I’m more confused than ever by the Spanish legal system. Readers may recall the case of a man who last year dragged his 14 year-old son down the Pamplona streets, not far ahead of the running bulls. Well, now he’s been found not guilty of endangering his progeny on the grounds - it’s reported – that the boy was not actually harmed. Surely there’s a mistake somewhere. Perhaps in the reporting.
I had held off commenting on this but as it’s now a major media issue, I’ll record that on Tuesday Spain had its worst ever ‘gender violence’ day, when four women were murdered by their partners. So now ‘machismo criminal’ is a major election issue, even though the main protagonists had effectively ignored it until Wednesday. And they’re still making no references at all to ‘machismo normal’. But I guess this would be a guaranteed vote-loser. The reason why I hadn’t mentioned this violence before was that I’m not sure the problem here really is worse than elsewhere, though it certainly is increasing. Secondly my impression was the government was taking steps to reduce it. However, women’s organisations in Spain have taken the opportunity of the [unwanted] limelight to claim many courts here are declining to implement the measures introduced last year. If they are, let’s hope this now stops.
El País tells us the Spanish think they’re far more polite behind the wheel than they actually are. The paper says 25% rate themselves courteous, whereas only 8% really are. God knows how they get the data. Personally I find both of them less than credible. But in different directions.
But I must take this opportunity to refer to not just one but two examples of politeness down in Pontevedra yesterday. The first was when a driver raised his hand in apology when he didn’t stop at the zebra crossing. In fact, he had a decent excuse as his sightline was blocked by a van illegally parked on the roundabout. A not uncommon occurrence. The second episode was when a woman turned to enter a bank within a couple of centimetres of my face. Realising what she’d done, she apologised as profusely as only Spaniards can. But, truth to tell, I had actually walked into her at this point and so she’d perforce become aware of my existence on her radar. This, as I often say, is the secret with the Spanish, who are lovely people but who have little by way of antennae. The real problems – and irritation – come with those who are clearly oblivious of one’s existence. Whether behind a wheel or on the pavement/sidewalk.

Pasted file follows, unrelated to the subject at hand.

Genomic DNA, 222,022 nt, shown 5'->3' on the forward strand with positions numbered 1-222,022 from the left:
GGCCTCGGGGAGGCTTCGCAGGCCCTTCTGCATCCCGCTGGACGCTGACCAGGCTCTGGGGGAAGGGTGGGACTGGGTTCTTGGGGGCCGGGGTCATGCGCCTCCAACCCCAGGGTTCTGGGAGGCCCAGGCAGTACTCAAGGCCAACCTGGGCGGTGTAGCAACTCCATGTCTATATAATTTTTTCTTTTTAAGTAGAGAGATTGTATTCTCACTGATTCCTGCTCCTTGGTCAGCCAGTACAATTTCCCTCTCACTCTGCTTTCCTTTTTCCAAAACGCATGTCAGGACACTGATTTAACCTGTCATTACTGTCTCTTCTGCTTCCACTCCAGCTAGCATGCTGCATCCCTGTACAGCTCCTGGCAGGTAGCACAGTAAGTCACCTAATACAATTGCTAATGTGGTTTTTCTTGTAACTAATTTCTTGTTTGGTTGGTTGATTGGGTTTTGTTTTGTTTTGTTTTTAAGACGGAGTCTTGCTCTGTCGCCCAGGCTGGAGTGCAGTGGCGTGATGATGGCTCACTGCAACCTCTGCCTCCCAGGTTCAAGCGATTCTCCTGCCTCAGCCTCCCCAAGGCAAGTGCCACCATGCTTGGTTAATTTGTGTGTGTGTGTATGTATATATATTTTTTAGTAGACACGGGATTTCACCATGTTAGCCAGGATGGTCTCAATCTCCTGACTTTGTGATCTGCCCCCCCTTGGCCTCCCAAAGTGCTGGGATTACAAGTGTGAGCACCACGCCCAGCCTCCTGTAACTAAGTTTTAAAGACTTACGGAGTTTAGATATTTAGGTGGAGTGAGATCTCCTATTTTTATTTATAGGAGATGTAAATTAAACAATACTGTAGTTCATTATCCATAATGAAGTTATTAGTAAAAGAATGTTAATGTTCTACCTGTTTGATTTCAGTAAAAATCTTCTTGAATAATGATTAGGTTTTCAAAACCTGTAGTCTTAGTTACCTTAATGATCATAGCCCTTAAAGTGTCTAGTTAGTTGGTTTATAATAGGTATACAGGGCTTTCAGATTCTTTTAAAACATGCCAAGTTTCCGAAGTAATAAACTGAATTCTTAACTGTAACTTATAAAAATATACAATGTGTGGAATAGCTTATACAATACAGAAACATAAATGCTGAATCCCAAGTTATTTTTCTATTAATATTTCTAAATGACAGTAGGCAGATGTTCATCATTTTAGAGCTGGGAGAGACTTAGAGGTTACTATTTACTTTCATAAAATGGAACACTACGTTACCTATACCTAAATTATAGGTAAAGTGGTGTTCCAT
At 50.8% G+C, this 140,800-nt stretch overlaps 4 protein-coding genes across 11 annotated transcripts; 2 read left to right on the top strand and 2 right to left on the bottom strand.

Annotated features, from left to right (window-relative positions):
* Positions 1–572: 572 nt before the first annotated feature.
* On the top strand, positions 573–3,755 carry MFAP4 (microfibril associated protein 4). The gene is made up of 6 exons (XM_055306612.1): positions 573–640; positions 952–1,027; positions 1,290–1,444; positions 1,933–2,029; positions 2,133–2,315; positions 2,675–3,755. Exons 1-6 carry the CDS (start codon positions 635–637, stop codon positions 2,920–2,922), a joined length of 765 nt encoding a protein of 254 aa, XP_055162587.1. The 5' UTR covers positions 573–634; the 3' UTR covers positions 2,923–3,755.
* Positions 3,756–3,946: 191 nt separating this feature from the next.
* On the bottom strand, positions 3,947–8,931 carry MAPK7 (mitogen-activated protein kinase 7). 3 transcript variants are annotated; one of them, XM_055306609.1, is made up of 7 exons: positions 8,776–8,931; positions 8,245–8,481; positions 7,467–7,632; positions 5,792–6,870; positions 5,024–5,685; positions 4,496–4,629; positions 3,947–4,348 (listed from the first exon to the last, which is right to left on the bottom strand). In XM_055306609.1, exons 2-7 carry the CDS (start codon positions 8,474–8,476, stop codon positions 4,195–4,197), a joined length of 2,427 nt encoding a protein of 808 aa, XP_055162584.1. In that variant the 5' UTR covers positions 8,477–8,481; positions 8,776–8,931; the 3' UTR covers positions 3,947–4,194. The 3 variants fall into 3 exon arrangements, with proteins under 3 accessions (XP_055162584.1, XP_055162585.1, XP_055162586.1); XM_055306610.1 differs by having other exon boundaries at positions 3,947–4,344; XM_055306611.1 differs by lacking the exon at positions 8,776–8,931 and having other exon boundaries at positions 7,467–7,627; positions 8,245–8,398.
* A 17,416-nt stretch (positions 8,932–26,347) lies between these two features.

Back in the UK, an ex Labour Minister writes - When the Government opened up our labour market to Eastern Europe in 2004 an avalanche of workers came to this country and were successful in finding work. Currently 85 per cent of new jobs are filled by newcomers. This figure is so devastating that the government has been forced to rethink its position on welfare reform. There’s been a similar avalanche into Spain, with a similar take-up of ‘menial’ jobs. So one wonder whether anyone here is thinking through the social and welfare implications. Needless to say, as in the UK for 30 plus years, anyone who even hints at problems is usually characterised as a right-wing extremist. Let’s hope Spain takes less time to arrive at sensible debate than it took in Britain. But it would, of course, be naïve to expect this in the run-up to a general election.
The article from which the above quote is taken identified one core UK problem which, with a bit of luck, may never arrive in Spain . . . The growing problem is of very young single parents who have never worked and who are likely to have children by different fathers. Overwhelmingly these young single mothers come from school girls who fail, and are dismally failed, by their school.
Finally - What a wonderful thing it must be to be shareholder of Telefonica without having to suffer the travails of being a customer – “Telefónica has announced a 43% increase in profits for 2007”. Echoes of British Telecom 15 or 20 years ago. And the US Bell company around 50 years ago, at a guess.